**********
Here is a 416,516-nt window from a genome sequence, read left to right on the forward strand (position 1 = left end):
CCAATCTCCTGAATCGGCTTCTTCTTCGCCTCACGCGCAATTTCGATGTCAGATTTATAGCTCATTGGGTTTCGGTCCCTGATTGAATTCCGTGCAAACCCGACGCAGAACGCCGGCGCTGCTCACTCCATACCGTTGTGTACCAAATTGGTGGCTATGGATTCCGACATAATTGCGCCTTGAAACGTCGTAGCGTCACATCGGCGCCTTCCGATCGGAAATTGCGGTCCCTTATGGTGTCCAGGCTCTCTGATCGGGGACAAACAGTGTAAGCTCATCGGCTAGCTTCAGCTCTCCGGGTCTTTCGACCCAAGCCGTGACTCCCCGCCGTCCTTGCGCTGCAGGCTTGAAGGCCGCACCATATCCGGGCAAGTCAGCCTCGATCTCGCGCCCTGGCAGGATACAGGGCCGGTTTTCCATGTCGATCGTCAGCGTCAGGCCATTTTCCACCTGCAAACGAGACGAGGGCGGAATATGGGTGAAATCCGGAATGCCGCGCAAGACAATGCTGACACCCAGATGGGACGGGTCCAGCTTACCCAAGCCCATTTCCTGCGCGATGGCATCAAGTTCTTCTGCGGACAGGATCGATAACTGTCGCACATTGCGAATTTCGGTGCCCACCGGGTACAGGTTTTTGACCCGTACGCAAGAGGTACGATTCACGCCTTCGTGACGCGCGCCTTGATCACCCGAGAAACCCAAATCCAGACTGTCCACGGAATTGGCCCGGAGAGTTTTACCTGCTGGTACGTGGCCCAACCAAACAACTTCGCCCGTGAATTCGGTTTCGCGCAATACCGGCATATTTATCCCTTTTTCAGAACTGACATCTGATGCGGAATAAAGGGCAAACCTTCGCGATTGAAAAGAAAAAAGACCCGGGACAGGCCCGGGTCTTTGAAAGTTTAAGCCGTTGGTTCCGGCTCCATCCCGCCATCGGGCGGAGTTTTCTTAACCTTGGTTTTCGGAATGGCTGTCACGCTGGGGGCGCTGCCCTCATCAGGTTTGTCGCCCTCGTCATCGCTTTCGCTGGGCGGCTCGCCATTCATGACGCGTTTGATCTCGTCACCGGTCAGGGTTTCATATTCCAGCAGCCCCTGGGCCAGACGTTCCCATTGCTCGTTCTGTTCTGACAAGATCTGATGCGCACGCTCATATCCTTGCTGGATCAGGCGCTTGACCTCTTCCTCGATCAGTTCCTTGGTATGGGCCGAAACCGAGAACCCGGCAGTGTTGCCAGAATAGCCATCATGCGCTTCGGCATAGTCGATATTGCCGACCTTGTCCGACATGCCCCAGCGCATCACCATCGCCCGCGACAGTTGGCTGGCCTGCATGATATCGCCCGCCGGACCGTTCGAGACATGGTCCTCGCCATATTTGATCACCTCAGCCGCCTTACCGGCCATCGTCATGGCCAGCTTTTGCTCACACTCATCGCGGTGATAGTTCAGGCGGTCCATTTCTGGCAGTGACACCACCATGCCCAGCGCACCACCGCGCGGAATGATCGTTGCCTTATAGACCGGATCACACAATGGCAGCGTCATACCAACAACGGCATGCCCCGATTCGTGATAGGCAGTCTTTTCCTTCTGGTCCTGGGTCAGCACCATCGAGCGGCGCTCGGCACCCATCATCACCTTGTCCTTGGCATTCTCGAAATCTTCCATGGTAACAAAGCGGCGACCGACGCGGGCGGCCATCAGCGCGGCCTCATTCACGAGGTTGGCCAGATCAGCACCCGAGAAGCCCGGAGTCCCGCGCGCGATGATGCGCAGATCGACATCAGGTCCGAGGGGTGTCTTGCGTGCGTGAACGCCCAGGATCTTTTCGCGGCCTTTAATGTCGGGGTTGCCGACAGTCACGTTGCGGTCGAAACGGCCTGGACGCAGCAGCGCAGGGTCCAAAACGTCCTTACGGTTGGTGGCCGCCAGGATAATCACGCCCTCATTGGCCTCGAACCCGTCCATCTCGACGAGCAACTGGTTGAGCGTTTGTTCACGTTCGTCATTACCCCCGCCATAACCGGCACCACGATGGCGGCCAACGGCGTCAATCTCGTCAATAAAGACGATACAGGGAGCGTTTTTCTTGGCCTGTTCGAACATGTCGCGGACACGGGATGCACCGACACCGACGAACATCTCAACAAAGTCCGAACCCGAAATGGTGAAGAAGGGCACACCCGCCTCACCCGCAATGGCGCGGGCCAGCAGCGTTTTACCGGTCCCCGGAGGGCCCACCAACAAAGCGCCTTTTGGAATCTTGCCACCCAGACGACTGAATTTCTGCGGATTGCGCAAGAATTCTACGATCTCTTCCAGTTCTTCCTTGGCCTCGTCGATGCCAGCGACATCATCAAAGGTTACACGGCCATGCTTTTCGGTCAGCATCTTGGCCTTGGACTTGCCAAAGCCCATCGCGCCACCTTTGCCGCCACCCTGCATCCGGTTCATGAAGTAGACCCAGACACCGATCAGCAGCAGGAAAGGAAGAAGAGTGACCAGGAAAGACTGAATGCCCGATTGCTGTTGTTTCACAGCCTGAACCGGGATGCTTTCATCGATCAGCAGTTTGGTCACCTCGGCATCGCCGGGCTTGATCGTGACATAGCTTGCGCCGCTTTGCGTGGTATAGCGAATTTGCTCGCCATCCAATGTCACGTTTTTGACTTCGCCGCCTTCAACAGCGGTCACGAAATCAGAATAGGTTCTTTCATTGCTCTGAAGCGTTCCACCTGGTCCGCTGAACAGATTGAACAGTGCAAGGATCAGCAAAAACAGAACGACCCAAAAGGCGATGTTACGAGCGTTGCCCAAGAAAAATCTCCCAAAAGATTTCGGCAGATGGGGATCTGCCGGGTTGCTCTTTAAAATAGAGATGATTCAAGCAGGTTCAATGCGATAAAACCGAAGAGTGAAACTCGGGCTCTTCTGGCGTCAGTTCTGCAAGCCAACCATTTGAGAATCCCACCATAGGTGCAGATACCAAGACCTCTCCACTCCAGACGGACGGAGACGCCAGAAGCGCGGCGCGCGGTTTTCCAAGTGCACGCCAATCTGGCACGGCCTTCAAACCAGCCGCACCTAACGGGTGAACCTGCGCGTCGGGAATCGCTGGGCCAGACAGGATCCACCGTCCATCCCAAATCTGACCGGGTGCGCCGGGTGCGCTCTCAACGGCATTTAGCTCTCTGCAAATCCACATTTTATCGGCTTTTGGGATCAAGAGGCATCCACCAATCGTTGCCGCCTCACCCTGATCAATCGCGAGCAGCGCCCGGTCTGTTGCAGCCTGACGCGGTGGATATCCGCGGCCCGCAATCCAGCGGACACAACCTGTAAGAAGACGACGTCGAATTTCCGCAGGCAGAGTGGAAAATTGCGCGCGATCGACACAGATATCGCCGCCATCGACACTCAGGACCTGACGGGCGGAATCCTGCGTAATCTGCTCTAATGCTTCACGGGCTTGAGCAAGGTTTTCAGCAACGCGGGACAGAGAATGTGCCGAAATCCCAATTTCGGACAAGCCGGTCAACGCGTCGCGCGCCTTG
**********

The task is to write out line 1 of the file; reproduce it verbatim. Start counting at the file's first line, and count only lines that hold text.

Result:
Here is a 416,516-nt window from a genome sequence, read left to right on the forward strand (position 1 = left end):